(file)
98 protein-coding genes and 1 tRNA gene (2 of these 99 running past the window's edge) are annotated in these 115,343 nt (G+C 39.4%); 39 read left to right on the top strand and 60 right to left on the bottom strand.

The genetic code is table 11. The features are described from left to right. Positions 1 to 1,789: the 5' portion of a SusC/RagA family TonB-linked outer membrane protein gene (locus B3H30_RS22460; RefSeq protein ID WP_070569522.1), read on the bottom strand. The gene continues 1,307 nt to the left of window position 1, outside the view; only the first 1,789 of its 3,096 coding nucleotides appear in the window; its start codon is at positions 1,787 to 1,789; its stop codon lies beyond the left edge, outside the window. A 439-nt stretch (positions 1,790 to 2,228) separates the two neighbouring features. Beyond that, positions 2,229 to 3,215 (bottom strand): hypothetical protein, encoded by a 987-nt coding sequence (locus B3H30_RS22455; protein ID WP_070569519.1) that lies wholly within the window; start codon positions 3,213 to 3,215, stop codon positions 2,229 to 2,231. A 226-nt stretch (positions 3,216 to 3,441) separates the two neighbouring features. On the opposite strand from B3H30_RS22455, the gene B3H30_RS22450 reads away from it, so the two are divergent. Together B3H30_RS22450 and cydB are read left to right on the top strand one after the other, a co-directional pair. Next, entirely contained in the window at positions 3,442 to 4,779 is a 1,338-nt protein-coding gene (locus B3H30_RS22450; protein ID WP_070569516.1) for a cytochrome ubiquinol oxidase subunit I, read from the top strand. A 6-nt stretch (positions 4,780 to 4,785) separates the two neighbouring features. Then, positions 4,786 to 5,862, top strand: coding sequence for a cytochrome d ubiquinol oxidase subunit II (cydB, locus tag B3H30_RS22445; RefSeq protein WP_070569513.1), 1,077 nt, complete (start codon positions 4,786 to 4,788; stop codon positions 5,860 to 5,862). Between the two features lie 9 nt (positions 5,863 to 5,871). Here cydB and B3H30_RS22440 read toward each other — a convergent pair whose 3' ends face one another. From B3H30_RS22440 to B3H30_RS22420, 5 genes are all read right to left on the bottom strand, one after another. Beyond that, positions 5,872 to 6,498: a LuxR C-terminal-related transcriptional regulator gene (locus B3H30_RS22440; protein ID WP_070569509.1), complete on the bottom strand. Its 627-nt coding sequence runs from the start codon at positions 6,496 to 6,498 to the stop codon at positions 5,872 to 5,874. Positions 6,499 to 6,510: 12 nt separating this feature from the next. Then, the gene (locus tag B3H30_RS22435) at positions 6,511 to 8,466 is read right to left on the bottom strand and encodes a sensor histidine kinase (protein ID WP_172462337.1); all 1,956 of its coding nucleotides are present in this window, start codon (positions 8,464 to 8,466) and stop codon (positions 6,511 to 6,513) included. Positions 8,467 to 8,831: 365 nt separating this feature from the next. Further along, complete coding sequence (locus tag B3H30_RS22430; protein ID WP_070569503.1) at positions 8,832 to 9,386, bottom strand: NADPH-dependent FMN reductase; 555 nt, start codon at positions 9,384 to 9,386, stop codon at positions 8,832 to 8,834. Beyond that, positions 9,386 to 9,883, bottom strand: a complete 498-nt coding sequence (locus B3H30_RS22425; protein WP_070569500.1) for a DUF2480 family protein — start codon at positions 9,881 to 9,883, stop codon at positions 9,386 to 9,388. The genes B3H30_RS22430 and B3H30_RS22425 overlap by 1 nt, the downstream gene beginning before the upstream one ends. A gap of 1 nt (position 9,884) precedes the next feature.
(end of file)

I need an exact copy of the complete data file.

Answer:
98 protein-coding genes and 1 tRNA gene (2 of these 99 running past the window's edge) are annotated in these 115,343 nt (G+C 39.4%); 39 read left to right on the top strand and 60 right to left on the bottom strand.

The genetic code is table 11. The features are described from left to right. Positions 1 to 1,789: the 5' portion of a SusC/RagA family TonB-linked outer membrane protein gene (locus B3H30_RS22460; RefSeq protein ID WP_070569522.1), read on the bottom strand. The gene continues 1,307 nt to the left of window position 1, outside the view; only the first 1,789 of its 3,096 coding nucleotides appear in the window; its start codon is at positions 1,787 to 1,789; its stop codon lies beyond the left edge, outside the window. A 439-nt stretch (positions 1,790 to 2,228) separates the two neighbouring features. Beyond that, positions 2,229 to 3,215 (bottom strand): hypothetical protein, encoded by a 987-nt coding sequence (locus B3H30_RS22455; protein ID WP_070569519.1) that lies wholly within the window; start codon positions 3,213 to 3,215, stop codon positions 2,229 to 2,231. A 226-nt stretch (positions 3,216 to 3,441) separates the two neighbouring features. On the opposite strand from B3H30_RS22455, the gene B3H30_RS22450 reads away from it, so the two are divergent. Together B3H30_RS22450 and cydB are read left to right on the top strand one after the other, a co-directional pair. Next, entirely contained in the window at positions 3,442 to 4,779 is a 1,338-nt protein-coding gene (locus B3H30_RS22450; protein ID WP_070569516.1) for a cytochrome ubiquinol oxidase subunit I, read from the top strand. A 6-nt stretch (positions 4,780 to 4,785) separates the two neighbouring features. Then, positions 4,786 to 5,862, top strand: coding sequence for a cytochrome d ubiquinol oxidase subunit II (cydB, locus tag B3H30_RS22445; RefSeq protein WP_070569513.1), 1,077 nt, complete (start codon positions 4,786 to 4,788; stop codon positions 5,860 to 5,862). Between the two features lie 9 nt (positions 5,863 to 5,871). Here cydB and B3H30_RS22440 read toward each other — a convergent pair whose 3' ends face one another. From B3H30_RS22440 to B3H30_RS22420, 5 genes are all read right to left on the bottom strand, one after another. Beyond that, positions 5,872 to 6,498: a LuxR C-terminal-related transcriptional regulator gene (locus B3H30_RS22440; protein ID WP_070569509.1), complete on the bottom strand. Its 627-nt coding sequence runs from the start codon at positions 6,496 to 6,498 to the stop codon at positions 5,872 to 5,874. Positions 6,499 to 6,510: 12 nt separating this feature from the next. Then, the gene (locus tag B3H30_RS22435) at positions 6,511 to 8,466 is read right to left on the bottom strand and encodes a sensor histidine kinase (protein ID WP_172462337.1); all 1,956 of its coding nucleotides are present in this window, start codon (positions 8,464 to 8,466) and stop codon (positions 6,511 to 6,513) included. Positions 8,467 to 8,831: 365 nt separating this feature from the next. Further along, complete coding sequence (locus tag B3H30_RS22430; protein ID WP_070569503.1) at positions 8,832 to 9,386, bottom strand: NADPH-dependent FMN reductase; 555 nt, start codon at positions 9,384 to 9,386, stop codon at positions 8,832 to 8,834. Beyond that, positions 9,386 to 9,883, bottom strand: a complete 498-nt coding sequence (locus B3H30_RS22425; protein WP_070569500.1) for a DUF2480 family protein — start codon at positions 9,881 to 9,883, stop codon at positions 9,386 to 9,388. The genes B3H30_RS22430 and B3H30_RS22425 overlap by 1 nt, the downstream gene beginning before the upstream one ends. A gap of 1 nt (position 9,884) precedes the next feature.